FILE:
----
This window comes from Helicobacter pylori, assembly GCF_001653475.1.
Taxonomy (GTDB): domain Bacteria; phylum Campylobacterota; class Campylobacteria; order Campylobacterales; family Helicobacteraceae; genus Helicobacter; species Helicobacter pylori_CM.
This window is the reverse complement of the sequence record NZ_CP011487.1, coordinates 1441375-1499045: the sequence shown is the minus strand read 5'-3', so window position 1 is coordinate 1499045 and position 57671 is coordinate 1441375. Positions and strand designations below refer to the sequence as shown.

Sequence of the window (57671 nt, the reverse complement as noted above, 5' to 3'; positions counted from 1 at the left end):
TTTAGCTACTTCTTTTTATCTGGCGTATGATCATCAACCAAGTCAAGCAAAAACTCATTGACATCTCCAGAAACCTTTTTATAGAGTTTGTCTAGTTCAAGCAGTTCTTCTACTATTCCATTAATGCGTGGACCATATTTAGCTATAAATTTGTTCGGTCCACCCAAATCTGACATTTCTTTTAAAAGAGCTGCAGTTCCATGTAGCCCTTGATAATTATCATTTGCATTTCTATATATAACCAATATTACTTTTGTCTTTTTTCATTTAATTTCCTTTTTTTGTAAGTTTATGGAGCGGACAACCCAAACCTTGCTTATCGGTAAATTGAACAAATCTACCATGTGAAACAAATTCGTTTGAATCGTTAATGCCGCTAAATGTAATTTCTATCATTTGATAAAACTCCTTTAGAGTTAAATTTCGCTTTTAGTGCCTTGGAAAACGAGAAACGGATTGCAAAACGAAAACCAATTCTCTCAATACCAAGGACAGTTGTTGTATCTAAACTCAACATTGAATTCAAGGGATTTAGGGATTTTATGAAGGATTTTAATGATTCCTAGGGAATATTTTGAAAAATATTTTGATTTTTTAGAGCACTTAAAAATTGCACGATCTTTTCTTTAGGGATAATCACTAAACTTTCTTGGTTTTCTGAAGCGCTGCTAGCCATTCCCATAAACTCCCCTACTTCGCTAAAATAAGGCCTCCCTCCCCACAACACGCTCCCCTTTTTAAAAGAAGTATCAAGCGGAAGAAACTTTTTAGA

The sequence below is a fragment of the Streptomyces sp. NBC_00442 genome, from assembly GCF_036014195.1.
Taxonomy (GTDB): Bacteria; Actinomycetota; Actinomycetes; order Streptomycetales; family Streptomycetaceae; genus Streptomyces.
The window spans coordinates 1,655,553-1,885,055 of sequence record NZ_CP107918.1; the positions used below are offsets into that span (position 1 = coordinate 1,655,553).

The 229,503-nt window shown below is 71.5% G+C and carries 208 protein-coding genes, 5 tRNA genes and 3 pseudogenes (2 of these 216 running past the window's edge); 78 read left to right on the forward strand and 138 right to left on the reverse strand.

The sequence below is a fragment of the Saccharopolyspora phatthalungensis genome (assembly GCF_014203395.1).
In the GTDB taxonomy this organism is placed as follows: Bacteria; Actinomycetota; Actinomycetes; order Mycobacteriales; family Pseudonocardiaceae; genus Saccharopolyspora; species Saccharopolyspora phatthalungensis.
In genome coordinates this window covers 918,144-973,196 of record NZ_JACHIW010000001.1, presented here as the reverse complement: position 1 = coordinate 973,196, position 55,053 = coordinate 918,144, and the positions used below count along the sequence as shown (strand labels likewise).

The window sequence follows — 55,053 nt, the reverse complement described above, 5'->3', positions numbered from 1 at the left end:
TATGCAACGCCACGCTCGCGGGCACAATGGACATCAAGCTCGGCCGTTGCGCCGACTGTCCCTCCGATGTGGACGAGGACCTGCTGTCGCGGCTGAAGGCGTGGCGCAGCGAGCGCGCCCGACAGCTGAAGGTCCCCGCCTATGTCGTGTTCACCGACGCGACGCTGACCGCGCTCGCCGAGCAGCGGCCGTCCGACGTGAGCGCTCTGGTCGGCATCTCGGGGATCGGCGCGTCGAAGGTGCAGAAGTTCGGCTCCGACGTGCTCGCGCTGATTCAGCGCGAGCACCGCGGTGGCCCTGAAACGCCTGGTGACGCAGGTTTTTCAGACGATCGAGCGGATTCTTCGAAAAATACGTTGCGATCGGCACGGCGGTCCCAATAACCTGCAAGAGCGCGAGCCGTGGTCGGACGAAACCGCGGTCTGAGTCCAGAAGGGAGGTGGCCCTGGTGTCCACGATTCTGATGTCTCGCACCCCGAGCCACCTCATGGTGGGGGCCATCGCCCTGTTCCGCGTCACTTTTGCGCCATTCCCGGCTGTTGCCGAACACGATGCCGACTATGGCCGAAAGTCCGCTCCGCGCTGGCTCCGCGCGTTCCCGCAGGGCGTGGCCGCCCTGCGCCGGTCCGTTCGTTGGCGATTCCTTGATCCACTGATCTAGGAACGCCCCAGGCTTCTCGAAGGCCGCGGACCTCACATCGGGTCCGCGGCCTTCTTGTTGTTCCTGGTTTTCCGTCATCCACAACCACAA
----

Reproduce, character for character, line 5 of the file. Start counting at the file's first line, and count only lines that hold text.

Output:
TTTAGCTACTTCTTTTTATCTGGCGTATGATCATCAACCAAGTCAAGCAAAAACTCATTGACATCTCCAGAAACCTTTTTATAGAGTTTGTCTAGTTCAAGCAGTTCTTCTACTATTCCATTAATGCGTGGACCATATTTAGCTATAAATTTGTTCGGTCCACCCAAATCTGACATTTCTTTTAAAAGAGCTGCAGTTCCATGTAGCCCTTGATAATTATCATTTGCATTTCTATATATAACCAATATTACTTTTGTCTTTTTTCATTTAATTTCCTTTTTTTGTAAGTTTATGGAGCGGACAACCCAAACCTTGCTTATCGGTAAATTGAACAAATCTACCATGTGAAACAAATTCGTTTGAATCGTTAATGCCGCTAAATGTAATTTCTATCATTTGATAAAACTCCTTTAGAGTTAAATTTCGCTTTTAGTGCCTTGGAAAACGAGAAACGGATTGCAAAACGAAAACCAATTCTCTCAATACCAAGGACAGTTGTTGTATCTAAACTCAACATTGAATTCAAGGGATTTAGGGATTTTATGAAGGATTTTAATGATTCCTAGGGAATATTTTGAAAAATATTTTGATTTTTTAGAGCACTTAAAAATTGCACGATCTTTTCTTTAGGGATAATCACTAAACTTTCTTGGTTTTCTGAAGCGCTGCTAGCCATTCCCATAAACTCCCCTACTTCGCTAAAATAAGGCCTCCCTCCCCACAACACGCTCCCCTTTTTAAAAGAAGTATCAAGCGGAAGAAACTTTTTAGA